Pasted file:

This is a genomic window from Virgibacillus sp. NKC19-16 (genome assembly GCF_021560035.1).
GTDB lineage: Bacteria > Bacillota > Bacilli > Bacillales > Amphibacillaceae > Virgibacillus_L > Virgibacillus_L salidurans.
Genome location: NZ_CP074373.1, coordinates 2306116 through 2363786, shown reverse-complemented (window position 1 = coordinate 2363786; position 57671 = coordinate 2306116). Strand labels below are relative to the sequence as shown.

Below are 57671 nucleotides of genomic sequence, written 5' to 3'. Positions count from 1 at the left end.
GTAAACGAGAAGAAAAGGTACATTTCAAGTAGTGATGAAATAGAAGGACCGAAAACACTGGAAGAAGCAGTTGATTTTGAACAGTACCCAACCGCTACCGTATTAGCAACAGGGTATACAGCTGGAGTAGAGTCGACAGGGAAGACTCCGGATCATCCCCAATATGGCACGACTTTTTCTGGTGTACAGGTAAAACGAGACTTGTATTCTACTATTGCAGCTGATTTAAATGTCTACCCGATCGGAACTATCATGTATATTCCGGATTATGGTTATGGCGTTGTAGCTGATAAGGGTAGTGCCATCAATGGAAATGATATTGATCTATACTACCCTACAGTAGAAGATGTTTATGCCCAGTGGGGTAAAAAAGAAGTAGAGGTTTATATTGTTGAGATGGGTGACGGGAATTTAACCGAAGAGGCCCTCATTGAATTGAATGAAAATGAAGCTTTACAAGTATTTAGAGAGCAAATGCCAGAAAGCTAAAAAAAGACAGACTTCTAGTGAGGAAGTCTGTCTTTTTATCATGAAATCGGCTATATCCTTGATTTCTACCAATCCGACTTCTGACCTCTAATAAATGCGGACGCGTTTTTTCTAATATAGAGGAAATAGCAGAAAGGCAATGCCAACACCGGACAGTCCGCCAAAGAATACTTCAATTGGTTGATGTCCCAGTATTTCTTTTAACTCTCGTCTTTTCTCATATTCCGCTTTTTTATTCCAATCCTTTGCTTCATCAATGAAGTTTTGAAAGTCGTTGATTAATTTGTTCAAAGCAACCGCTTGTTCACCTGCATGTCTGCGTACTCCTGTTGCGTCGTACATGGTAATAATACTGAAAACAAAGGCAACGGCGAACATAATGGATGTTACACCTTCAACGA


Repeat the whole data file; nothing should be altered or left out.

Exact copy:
This is a genomic window from Virgibacillus sp. NKC19-16 (genome assembly GCF_021560035.1).
GTDB lineage: Bacteria > Bacillota > Bacilli > Bacillales > Amphibacillaceae > Virgibacillus_L > Virgibacillus_L salidurans.
Genome location: NZ_CP074373.1, coordinates 2306116 through 2363786, shown reverse-complemented (window position 1 = coordinate 2363786; position 57671 = coordinate 2306116). Strand labels below are relative to the sequence as shown.

Below are 57671 nucleotides of genomic sequence, written 5' to 3'. Positions count from 1 at the left end.
GTAAACGAGAAGAAAAGGTACATTTCAAGTAGTGATGAAATAGAAGGACCGAAAACACTGGAAGAAGCAGTTGATTTTGAACAGTACCCAACCGCTACCGTATTAGCAACAGGGTATACAGCTGGAGTAGAGTCGACAGGGAAGACTCCGGATCATCCCCAATATGGCACGACTTTTTCTGGTGTACAGGTAAAACGAGACTTGTATTCTACTATTGCAGCTGATTTAAATGTCTACCCGATCGGAACTATCATGTATATTCCGGATTATGGTTATGGCGTTGTAGCTGATAAGGGTAGTGCCATCAATGGAAATGATATTGATCTATACTACCCTACAGTAGAAGATGTTTATGCCCAGTGGGGTAAAAAAGAAGTAGAGGTTTATATTGTTGAGATGGGTGACGGGAATTTAACCGAAGAGGCCCTCATTGAATTGAATGAAAATGAAGCTTTACAAGTATTTAGAGAGCAAATGCCAGAAAGCTAAAAAAAGACAGACTTCTAGTGAGGAAGTCTGTCTTTTTATCATGAAATCGGCTATATCCTTGATTTCTACCAATCCGACTTCTGACCTCTAATAAATGCGGACGCGTTTTTTCTAATATAGAGGAAATAGCAGAAAGGCAATGCCAACACCGGACAGTCCGCCAAAGAATACTTCAATTGGTTGATGTCCCAGTATTTCTTTTAACTCTCGTCTTTTCTCATATTCCGCTTTTTTATTCCAATCCTTTGCTTCATCAATGAAGTTTTGAAAGTCGTTGATTAATTTGTTCAAAGCAACCGCTTGTTCACCTGCATGTCTGCGTACTCCTGTTGCGTCGTACATGGTAATAATACTGAAAACAAAGGCAACGGCGAACATAATGGATGTTACACCTTCAACGA